What I was musing about was whether one make a reasonably secure, whatever that may mean these days, 'PC' - for some value of 'PC'?
I say 'PC' in quotes obviously.
Things like http://www.theregister.co.uk/2015/08/11/memory_hole_roots_intel_processors/ (fun with Ring -2)
and http://www.theregister.co.uk/2015/08/12/lenovo_firmware_nasty/ (weird PC boot up tricks, in conjunction with Windows)
makes me think one would rule out Intel processors and the 'PC' architecture.
What about ARM and, say, the Raspberry Pi? Are we put off by the binary GPU blob in the processor?
Which is the most transparent processor? Is there anything one can 'program' oneself into an FPGA? Can one trust the tool chain?
I was struck how few processors there are left - are there any used in any mainstream computers apart from Intel / AMD x86/x64, the dying Itanium, ARM and SPARC?
Obviously, one has to consider the O.S. Somehow I knew long ago that GNU TLS was written by people who didn't really know what they were doing due to Stallmanite butthurt http://www.zdnet.com/article/another-serious-gnutls-bug-exposes-linux-clients-to-server-attacks/ (never have done stuff with that level of code, but it was something I had come across - someone working on one of the BSDs saying it presumably). So, on the whole I think I would prefer a BSD variant. Not that I am an open source bigot / fan, but clearly one would trust Microsoft / Apple / Google as far as one could spit them.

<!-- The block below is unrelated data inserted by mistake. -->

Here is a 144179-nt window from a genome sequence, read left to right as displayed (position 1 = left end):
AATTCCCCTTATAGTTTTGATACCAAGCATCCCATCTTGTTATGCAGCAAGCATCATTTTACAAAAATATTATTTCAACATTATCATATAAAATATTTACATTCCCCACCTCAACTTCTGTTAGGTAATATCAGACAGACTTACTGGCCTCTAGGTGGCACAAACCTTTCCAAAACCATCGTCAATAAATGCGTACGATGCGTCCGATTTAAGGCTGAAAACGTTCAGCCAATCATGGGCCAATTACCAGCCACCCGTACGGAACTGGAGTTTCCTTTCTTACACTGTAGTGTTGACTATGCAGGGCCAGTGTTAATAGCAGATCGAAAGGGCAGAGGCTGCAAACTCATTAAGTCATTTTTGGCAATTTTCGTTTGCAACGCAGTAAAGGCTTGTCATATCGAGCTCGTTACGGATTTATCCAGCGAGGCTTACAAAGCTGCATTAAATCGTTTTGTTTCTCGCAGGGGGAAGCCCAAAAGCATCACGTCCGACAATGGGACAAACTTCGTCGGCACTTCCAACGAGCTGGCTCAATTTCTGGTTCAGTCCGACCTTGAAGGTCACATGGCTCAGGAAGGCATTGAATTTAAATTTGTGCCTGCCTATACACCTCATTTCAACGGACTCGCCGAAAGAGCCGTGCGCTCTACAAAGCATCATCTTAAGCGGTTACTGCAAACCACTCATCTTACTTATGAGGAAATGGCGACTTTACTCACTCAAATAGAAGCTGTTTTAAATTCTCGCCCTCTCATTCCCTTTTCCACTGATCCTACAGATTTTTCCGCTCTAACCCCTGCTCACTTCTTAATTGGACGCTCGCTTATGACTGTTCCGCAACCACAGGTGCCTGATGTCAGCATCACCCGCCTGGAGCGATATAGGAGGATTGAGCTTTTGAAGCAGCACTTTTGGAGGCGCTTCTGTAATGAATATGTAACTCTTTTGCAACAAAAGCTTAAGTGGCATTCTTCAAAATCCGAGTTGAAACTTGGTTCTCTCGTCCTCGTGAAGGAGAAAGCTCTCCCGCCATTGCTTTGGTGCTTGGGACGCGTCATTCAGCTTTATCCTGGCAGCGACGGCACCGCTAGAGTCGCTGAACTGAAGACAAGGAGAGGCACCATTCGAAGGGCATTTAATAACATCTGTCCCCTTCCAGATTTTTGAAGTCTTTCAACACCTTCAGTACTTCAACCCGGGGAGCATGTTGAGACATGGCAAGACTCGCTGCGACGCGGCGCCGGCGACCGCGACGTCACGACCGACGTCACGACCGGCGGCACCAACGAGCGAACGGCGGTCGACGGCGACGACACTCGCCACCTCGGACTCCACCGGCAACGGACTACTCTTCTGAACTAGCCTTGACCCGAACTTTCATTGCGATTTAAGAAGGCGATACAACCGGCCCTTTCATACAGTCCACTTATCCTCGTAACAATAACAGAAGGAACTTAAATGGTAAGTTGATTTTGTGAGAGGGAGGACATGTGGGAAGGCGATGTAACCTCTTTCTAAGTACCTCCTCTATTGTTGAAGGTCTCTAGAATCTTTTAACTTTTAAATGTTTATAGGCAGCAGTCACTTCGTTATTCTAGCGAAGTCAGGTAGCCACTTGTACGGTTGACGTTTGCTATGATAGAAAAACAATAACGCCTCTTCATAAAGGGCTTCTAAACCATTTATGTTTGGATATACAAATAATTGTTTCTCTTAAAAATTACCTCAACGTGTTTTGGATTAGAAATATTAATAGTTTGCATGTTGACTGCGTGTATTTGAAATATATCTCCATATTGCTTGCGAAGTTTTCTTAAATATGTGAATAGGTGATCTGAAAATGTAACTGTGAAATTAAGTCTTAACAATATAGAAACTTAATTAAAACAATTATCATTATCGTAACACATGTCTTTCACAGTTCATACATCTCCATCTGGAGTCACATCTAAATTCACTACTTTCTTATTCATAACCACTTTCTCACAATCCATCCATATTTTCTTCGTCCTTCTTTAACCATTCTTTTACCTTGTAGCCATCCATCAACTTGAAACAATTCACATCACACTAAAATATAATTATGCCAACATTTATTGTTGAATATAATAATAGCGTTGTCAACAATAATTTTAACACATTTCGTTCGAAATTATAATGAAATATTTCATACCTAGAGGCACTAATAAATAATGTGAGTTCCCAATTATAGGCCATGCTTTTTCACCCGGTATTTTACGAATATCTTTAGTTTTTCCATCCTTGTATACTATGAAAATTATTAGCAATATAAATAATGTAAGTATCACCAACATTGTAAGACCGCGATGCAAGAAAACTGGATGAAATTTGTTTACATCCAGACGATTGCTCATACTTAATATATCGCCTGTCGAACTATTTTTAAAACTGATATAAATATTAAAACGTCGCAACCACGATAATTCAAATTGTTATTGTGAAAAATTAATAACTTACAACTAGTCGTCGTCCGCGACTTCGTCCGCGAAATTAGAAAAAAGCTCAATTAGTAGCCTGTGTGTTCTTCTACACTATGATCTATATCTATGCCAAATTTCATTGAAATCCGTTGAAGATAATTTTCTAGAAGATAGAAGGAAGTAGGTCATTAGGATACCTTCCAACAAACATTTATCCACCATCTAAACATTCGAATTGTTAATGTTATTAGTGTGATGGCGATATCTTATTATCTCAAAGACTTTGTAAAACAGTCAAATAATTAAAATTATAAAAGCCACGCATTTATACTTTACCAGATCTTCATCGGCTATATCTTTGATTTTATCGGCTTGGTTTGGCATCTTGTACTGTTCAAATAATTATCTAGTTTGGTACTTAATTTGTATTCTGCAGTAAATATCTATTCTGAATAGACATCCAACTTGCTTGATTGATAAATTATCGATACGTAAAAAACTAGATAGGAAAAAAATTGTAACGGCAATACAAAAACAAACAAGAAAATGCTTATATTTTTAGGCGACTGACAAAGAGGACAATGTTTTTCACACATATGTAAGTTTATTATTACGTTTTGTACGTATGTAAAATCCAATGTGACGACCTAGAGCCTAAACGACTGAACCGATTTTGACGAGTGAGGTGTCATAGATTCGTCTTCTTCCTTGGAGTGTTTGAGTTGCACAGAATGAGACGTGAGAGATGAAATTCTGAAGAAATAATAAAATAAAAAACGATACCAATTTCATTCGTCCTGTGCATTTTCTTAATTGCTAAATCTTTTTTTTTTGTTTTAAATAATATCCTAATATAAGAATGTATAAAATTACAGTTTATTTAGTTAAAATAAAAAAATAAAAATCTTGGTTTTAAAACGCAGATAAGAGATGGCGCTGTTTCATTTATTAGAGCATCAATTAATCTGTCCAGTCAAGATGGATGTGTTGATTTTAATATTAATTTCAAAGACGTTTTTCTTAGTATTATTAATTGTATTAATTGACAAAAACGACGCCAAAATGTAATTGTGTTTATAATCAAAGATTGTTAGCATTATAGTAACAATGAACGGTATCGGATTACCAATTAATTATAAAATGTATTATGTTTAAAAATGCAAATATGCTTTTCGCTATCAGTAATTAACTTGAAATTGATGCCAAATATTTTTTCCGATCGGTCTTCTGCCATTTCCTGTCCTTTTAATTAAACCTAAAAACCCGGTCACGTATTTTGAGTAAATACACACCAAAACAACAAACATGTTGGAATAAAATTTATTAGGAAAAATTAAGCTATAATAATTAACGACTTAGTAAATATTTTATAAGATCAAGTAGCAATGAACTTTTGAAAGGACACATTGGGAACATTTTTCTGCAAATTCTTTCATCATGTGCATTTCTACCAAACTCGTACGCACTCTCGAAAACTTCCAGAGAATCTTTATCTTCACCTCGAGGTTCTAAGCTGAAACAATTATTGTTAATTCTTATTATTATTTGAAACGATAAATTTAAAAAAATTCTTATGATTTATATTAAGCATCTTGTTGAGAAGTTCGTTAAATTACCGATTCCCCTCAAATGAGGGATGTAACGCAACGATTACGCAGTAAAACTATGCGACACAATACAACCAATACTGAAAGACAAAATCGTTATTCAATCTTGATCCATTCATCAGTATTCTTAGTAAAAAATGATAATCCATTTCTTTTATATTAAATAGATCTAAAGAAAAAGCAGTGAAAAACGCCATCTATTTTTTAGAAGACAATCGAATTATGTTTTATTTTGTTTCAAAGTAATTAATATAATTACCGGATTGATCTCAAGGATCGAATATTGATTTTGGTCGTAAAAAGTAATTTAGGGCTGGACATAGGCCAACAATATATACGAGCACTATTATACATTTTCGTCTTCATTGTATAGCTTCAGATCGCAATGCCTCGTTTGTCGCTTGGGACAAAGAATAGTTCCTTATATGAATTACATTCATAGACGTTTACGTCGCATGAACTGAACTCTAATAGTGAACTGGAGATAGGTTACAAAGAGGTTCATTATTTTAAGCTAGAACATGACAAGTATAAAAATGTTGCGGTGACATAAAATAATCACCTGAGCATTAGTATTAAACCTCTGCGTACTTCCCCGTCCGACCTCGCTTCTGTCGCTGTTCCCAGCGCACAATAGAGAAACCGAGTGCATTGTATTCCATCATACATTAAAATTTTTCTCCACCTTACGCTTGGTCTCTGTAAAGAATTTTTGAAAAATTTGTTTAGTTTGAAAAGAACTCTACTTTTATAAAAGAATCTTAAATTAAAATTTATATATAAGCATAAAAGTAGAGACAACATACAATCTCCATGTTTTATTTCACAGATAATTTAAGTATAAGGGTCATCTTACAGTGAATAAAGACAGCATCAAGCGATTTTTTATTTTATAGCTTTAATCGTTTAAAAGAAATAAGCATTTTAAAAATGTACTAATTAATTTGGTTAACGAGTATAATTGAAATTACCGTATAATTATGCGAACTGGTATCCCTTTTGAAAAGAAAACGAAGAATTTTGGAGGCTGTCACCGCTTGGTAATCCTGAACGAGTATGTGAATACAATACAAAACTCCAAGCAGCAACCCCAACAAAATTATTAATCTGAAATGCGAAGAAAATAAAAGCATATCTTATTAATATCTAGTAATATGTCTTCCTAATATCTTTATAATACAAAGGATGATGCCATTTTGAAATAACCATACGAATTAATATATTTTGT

Suppose one wanted to observe the constraint that 'only the CPU is a CPU - no sneaky CPUs in the keyboard / mouse / disk / graphics card (monitor allowed providing it is 'properly isolated' (whatever that means)(probably)(or maybe a CRT), is this feasible these days?
Remember, your SD card may have a CPU http://www.bunniestudios.com/blog/?p=3554
Remember weasel's 3 laws of computing:
1. You can't trust computers
2. Everything is a computer
A bit terse and stream of consciousness but I can see this turning into a 200 page rant (197 of them footnotes) otherwise.